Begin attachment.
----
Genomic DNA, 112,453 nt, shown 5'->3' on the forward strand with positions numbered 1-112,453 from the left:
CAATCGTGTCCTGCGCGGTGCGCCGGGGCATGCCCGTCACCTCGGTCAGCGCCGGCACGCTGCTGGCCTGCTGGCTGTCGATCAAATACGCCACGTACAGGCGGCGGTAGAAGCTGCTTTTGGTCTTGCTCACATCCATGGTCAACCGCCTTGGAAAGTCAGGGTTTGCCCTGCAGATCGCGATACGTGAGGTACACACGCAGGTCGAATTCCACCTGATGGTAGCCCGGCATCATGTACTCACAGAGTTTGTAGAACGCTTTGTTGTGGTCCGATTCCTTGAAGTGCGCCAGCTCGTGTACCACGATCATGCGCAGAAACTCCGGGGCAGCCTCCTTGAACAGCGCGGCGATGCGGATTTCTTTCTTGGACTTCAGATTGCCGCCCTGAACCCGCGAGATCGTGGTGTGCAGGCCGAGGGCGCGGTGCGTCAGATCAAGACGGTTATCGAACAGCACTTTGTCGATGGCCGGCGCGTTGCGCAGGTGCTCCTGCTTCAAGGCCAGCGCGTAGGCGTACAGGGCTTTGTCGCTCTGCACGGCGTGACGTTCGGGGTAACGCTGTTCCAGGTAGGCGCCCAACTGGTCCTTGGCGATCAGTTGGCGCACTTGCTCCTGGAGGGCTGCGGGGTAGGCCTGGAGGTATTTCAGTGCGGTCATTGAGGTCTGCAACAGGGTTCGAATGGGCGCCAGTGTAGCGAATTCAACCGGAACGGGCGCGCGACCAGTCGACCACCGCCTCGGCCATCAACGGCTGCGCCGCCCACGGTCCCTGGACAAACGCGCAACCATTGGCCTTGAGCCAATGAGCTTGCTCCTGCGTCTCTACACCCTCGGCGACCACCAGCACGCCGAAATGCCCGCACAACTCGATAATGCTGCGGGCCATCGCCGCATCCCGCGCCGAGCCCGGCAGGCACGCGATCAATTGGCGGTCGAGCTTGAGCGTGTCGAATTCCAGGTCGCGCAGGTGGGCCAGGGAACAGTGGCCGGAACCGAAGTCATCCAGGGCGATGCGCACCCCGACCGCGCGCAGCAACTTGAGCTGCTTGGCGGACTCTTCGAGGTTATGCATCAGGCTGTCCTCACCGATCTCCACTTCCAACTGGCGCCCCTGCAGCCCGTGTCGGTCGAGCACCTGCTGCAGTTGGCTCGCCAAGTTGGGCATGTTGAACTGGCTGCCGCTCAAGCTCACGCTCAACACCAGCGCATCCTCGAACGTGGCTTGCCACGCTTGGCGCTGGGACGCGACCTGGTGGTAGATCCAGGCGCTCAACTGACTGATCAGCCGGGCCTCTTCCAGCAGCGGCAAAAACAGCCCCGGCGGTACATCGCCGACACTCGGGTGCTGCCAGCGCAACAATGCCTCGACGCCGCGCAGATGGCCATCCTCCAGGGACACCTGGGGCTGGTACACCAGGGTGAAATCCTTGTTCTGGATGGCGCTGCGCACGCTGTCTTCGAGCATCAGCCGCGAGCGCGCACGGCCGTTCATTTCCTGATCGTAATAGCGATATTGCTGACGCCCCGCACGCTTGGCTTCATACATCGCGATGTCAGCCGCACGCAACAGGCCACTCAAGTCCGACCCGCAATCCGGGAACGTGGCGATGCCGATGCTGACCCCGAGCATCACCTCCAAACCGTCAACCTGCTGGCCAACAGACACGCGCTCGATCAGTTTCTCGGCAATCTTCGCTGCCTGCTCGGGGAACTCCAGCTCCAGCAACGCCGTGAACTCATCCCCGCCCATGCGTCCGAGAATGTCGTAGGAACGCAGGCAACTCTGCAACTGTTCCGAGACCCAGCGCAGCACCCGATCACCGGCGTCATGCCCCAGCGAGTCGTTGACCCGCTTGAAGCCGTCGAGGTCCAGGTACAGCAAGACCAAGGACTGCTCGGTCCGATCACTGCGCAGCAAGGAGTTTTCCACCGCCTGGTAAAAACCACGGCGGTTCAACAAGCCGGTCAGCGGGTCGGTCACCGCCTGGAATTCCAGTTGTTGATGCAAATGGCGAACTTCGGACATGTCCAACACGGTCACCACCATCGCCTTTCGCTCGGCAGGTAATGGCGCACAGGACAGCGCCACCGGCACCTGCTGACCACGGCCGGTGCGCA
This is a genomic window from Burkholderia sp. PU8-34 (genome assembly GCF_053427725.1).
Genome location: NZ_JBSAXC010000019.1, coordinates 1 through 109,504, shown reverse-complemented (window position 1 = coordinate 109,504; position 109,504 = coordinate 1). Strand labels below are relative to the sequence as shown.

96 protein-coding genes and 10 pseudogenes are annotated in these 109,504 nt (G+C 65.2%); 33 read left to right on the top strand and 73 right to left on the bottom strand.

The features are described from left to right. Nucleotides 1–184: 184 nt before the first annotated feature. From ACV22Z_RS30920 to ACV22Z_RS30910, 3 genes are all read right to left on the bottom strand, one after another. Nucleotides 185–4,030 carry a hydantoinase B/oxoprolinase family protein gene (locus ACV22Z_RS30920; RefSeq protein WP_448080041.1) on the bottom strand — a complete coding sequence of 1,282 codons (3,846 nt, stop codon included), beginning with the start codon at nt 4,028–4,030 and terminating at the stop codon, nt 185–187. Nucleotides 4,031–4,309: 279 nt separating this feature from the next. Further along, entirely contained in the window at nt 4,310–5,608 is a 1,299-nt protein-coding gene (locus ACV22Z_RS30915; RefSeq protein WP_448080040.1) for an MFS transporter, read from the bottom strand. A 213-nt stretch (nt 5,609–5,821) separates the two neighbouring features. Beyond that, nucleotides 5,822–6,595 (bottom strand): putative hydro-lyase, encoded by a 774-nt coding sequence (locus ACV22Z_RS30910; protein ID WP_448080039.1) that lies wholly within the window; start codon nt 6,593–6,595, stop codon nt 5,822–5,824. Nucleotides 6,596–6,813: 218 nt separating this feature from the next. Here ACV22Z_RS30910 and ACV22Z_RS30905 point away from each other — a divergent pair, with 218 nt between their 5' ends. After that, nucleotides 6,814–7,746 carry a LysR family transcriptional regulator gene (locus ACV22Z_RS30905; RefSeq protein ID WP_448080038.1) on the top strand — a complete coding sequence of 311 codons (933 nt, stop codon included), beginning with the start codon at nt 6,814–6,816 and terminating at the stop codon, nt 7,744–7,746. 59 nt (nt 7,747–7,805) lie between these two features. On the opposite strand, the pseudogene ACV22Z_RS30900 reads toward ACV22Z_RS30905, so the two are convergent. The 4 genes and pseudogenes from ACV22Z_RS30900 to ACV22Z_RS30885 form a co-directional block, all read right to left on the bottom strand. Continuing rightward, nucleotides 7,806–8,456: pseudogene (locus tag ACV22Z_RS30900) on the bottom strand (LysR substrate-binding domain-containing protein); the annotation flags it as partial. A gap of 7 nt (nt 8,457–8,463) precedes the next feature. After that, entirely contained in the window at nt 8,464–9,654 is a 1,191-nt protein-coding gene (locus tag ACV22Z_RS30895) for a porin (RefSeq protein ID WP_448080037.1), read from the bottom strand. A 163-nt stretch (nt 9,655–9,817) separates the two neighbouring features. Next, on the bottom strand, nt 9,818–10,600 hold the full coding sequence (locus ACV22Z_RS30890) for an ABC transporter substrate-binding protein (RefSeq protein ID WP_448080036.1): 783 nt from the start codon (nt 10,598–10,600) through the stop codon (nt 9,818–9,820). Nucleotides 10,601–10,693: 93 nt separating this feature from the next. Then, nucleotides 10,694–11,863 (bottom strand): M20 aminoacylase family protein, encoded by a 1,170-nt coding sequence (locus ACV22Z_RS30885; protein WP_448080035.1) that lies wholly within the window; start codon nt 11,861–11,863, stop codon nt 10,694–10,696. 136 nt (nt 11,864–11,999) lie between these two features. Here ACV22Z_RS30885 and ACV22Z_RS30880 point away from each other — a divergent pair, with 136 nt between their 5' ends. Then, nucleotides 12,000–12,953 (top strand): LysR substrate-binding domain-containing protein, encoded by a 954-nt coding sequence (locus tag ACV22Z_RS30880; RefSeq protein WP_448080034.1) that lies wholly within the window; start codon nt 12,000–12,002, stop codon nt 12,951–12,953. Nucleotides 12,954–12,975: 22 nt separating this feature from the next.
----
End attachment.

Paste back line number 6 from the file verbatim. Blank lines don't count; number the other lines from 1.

The features are described from left to right. Nucleotides 1–184: 184 nt before the first annotated feature. From ACV22Z_RS30920 to ACV22Z_RS30910, 3 genes are all read right to left on the bottom strand, one after another. Nucleotides 185–4,030 carry a hydantoinase B/oxoprolinase family protein gene (locus ACV22Z_RS30920; RefSeq protein WP_448080041.1) on the bottom strand — a complete coding sequence of 1,282 codons (3,846 nt, stop codon included), beginning with the start codon at nt 4,028–4,030 and terminating at the stop codon, nt 185–187. Nucleotides 4,031–4,309: 279 nt separating this feature from the next. Further along, entirely contained in the window at nt 4,310–5,608 is a 1,299-nt protein-coding gene (locus ACV22Z_RS30915; RefSeq protein WP_448080040.1) for an MFS transporter, read from the bottom strand. A 213-nt stretch (nt 5,609–5,821) separates the two neighbouring features. Beyond that, nucleotides 5,822–6,595 (bottom strand): putative hydro-lyase, encoded by a 774-nt coding sequence (locus ACV22Z_RS30910; protein ID WP_448080039.1) that lies wholly within the window; start codon nt 6,593–6,595, stop codon nt 5,822–5,824. Nucleotides 6,596–6,813: 218 nt separating this feature from the next. Here ACV22Z_RS30910 and ACV22Z_RS30905 point away from each other — a divergent pair, with 218 nt between their 5' ends. After that, nucleotides 6,814–7,746 carry a LysR family transcriptional regulator gene (locus ACV22Z_RS30905; RefSeq protein ID WP_448080038.1) on the top strand — a complete coding sequence of 311 codons (933 nt, stop codon included), beginning with the start codon at nt 6,814–6,816 and terminating at the stop codon, nt 7,744–7,746. 59 nt (nt 7,747–7,805) lie between these two features. On the opposite strand, the pseudogene ACV22Z_RS30900 reads toward ACV22Z_RS30905, so the two are convergent. The 4 genes and pseudogenes from ACV22Z_RS30900 to ACV22Z_RS30885 form a co-directional block, all read right to left on the bottom strand. Continuing rightward, nucleotides 7,806–8,456: pseudogene (locus tag ACV22Z_RS30900) on the bottom strand (LysR substrate-binding domain-containing protein); the annotation flags it as partial. A gap of 7 nt (nt 8,457–8,463) precedes the next feature. After that, entirely contained in the window at nt 8,464–9,654 is a 1,191-nt protein-coding gene (locus tag ACV22Z_RS30895) for a porin (RefSeq protein ID WP_448080037.1), read from the bottom strand. A 163-nt stretch (nt 9,655–9,817) separates the two neighbouring features. Next, on the bottom strand, nt 9,818–10,600 hold the full coding sequence (locus ACV22Z_RS30890) for an ABC transporter substrate-binding protein (RefSeq protein ID WP_448080036.1): 783 nt from the start codon (nt 10,598–10,600) through the stop codon (nt 9,818–9,820). Nucleotides 10,601–10,693: 93 nt separating this feature from the next. Then, nucleotides 10,694–11,863 (bottom strand): M20 aminoacylase family protein, encoded by a 1,170-nt coding sequence (locus ACV22Z_RS30885; protein WP_448080035.1) that lies wholly within the window; start codon nt 11,861–11,863, stop codon nt 10,694–10,696. 136 nt (nt 11,864–11,999) lie between these two features. Here ACV22Z_RS30885 and ACV22Z_RS30880 point away from each other — a divergent pair, with 136 nt between their 5' ends. Then, nucleotides 12,000–12,953 (top strand): LysR substrate-binding domain-containing protein, encoded by a 954-nt coding sequence (locus tag ACV22Z_RS30880; RefSeq protein WP_448080034.1) that lies wholly within the window; start codon nt 12,000–12,002, stop codon nt 12,951–12,953. Nucleotides 12,954–12,975: 22 nt separating this feature from the next.